Tuesday, April 28, 2020

Charles Darwin: The Power of Place IV

Though Darwin's health remained uneven, he continued to write books. His next one was The Descent of Man, which was published in 1871. This filled in another gap left by Origin of Species and directly discussed the process of human evolution from earlier species. We know far more about this today than Darwin could possibly have known, but at the time it cemented his position as the primary thinker behind the idea of evolution. As with his other books, he drew from his many correspondences and was helped in the editing by his family, in this case particularly by his daughter, Henrietta. The book sold well, and Darwin's celebrity increased. Besides his knack for writing popular books, he looked the part of a sage, with a tall stature, a long gray beard and a serious countenance. I noticed that Daniel Dennett, the contemporary philosopher, seems to be doing a perpetual Darwin imitation in his physical appearance. This book was followed by On the Expression of the Emotions in Man and Animals in 1872, which turned out to be his most popular book to date. It sounds lighter than the others and contained many illustrations, which made it easier for the public to absorb.

By 1872, the Darwin family had become a mini-industry, and his wife, children and siblings all played roles in attending to the demands that arose. Emma, for her part, did not share Darwin's views on religion, but this didn't cause a rift between them, perhaps because in those days feminism wasn't prominent and married couples operated more on a duty-based model than one based on equality. The children were open to the ideas of their father, and they became comfortable with his brand of skepticism. Darwin didn't particularly like being popular, and his family became adept at managing the growing stream of visitors arriving at their house, sometimes unannounced.

In 1869, Wallace had published an unexpected article in the Quarterly Review in which he partially rejected natural selection. Apparently he had been taken in by the then-popular worldview of spiritualists and mediums who had been staging séances. This came as a shock to Darwin, but didn't damage their relationship. What is interesting to me is that Wallace consequently forfeited some of his authenticity as a co-founder of the theory of natural selection. In this instance, Darwin's plodding, empirical method proved to be an advantage over people who were in some respects more intelligent than he was. Though Darwin was not given to psychological self-analysis, he recognized that he had an ability sometimes lacking in university people and intellectuals, because he doggedly stuck to empirical procedures. Apparently, Wallace got carried away in thinking that a separate layer of reality that was unrelated to most species had provided for the development of humans. This explanation left the door open to spiritual forces and a human consciousness that transcended physical reality. I have noticed a similar phenomenon myself, particularly during the 1960's and 1970's, when gurus were popular, though they usually turned out to be charlatans. Part of this can be attributed to the fact that people with high IQ's have a greater tendency to become unhinged from reality than practical, down-to-earth people. In person, Darwin was not a scintillating conversationalist, and he never dazzled those in his presence with the variety of his ideas.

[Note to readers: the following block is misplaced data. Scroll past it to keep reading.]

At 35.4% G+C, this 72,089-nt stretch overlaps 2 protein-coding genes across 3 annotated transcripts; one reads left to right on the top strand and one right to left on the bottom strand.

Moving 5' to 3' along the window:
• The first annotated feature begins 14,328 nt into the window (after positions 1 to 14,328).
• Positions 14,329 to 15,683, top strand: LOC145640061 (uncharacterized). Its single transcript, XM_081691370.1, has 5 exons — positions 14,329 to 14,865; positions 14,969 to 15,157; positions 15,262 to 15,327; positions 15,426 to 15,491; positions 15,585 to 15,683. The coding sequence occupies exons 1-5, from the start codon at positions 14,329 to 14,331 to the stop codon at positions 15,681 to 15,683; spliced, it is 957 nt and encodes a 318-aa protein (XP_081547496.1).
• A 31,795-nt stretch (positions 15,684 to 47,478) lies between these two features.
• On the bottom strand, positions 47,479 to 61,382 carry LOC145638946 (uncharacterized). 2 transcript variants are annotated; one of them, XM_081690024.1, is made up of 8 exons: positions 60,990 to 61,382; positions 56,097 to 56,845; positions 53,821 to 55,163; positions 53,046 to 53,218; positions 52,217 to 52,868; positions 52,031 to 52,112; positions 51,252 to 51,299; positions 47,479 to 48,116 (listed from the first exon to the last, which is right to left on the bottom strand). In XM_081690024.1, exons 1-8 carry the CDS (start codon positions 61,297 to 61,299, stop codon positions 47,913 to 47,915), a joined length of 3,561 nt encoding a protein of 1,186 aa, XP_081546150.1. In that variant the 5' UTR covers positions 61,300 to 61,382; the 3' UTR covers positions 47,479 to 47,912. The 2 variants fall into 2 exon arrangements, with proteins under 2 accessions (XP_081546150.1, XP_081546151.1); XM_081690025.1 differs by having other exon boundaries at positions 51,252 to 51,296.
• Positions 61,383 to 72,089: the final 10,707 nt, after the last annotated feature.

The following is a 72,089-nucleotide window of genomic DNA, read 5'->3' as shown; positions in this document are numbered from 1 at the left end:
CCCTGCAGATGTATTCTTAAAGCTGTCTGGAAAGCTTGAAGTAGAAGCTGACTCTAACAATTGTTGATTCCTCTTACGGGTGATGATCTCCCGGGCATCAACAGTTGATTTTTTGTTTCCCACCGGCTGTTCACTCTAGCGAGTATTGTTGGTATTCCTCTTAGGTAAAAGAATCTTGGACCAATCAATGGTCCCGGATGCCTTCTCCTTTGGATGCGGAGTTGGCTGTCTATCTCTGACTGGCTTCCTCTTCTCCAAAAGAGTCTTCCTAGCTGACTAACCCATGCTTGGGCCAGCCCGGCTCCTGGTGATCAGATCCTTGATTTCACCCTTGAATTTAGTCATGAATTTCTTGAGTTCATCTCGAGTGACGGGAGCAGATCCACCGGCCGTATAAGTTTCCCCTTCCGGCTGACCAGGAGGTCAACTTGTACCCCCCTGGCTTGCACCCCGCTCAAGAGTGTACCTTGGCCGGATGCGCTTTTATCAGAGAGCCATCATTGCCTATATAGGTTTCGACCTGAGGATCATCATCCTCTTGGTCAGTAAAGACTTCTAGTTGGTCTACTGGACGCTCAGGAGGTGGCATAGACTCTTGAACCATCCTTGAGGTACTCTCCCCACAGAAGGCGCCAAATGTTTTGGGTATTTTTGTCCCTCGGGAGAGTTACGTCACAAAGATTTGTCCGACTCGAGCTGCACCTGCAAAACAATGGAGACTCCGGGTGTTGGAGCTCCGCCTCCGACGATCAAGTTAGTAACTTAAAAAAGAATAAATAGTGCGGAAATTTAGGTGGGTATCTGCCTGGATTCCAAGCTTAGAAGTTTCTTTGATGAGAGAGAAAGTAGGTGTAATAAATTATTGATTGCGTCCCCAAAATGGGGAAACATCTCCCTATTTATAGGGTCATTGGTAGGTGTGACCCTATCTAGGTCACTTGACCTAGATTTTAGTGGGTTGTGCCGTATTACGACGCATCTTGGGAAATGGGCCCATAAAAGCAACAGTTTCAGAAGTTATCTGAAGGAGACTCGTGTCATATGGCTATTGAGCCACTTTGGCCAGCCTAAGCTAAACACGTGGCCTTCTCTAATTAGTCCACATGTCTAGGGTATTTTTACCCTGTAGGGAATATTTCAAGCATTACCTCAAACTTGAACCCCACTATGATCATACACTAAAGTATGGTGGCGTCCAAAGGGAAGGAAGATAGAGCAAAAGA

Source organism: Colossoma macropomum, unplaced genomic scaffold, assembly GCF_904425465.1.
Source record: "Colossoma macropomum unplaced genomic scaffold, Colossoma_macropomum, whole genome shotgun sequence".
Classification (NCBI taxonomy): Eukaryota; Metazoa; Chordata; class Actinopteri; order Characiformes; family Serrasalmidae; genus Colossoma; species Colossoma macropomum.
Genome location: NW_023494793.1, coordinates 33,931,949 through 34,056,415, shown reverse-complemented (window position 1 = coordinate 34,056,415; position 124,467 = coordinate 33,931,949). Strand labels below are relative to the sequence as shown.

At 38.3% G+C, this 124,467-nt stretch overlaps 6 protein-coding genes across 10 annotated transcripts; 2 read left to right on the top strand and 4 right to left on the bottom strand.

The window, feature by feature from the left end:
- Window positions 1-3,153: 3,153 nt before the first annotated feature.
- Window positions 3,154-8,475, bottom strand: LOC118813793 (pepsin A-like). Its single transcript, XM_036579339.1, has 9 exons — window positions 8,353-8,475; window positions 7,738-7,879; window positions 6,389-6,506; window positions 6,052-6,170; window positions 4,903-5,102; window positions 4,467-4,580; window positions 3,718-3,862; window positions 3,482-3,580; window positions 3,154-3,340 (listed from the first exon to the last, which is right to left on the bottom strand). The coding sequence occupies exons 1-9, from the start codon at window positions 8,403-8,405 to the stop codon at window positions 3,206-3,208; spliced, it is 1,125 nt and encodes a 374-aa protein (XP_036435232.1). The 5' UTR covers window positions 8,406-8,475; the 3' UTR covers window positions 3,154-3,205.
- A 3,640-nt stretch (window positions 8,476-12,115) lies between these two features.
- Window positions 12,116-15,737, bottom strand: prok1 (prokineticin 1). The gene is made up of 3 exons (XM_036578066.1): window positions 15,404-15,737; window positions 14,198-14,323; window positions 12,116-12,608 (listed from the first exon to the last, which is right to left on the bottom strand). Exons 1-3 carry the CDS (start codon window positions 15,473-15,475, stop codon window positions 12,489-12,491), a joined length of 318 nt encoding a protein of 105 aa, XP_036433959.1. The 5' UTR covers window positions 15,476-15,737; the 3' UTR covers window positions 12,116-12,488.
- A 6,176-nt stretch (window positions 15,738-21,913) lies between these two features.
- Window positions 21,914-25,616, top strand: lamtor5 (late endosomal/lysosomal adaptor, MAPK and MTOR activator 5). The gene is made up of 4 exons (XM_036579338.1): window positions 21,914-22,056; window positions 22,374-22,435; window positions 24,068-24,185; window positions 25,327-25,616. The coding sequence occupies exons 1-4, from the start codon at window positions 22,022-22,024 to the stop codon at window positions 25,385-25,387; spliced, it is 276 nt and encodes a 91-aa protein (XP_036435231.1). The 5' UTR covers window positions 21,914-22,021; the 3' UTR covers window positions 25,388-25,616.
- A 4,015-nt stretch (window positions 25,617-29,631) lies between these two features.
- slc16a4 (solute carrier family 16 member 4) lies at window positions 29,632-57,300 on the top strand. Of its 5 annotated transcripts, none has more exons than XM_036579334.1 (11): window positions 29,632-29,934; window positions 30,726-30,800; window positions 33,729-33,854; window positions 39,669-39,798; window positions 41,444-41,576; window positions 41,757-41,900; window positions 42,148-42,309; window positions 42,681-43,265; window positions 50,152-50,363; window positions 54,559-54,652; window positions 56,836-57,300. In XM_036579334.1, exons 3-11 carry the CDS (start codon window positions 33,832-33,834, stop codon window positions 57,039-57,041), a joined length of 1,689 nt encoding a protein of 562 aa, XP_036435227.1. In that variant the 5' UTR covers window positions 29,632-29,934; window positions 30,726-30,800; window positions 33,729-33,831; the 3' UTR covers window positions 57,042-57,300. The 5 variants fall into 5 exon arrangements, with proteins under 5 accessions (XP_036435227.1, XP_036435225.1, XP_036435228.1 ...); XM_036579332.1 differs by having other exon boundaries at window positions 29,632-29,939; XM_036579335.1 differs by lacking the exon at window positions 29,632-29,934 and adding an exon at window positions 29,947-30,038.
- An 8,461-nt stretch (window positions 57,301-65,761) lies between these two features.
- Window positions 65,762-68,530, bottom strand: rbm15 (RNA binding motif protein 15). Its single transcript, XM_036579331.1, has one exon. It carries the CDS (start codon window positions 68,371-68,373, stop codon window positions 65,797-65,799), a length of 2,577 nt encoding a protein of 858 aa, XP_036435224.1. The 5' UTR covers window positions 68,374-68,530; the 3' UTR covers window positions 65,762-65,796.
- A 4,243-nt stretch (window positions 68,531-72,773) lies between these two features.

The popularity of spiritualism during the Victorian era leads up to my favorite part of the biography, which includes G.H. Lewes and George Eliot. Darwin was on friendly terms with Lewes, who had written a favorable commentary on pangenesis, and Darwin had visited them at their house in 1868. He also attended one of their Sunday literary gatherings in 1873. Middlemarch was published in 1871, and George Eliot was at the peak of her fame in the 1870's. Though Lewes and Eliot were slightly disreputable, because they weren't married, they became acceptable for socializing by both men and women around this time. Emma was dying to meet George Eliot, and, as it happened, in January, 1874, Darwin's son, George, arranged a highbrow séance at Erasmus Darwin's house in London with the medium Charles Williams. In attendance were Lewes, George Eliot, Francis Galton, T.H. Huxley, Emma and Darwin, among others. Some of them were believers, but many were skeptics. Darwin described the event as follows: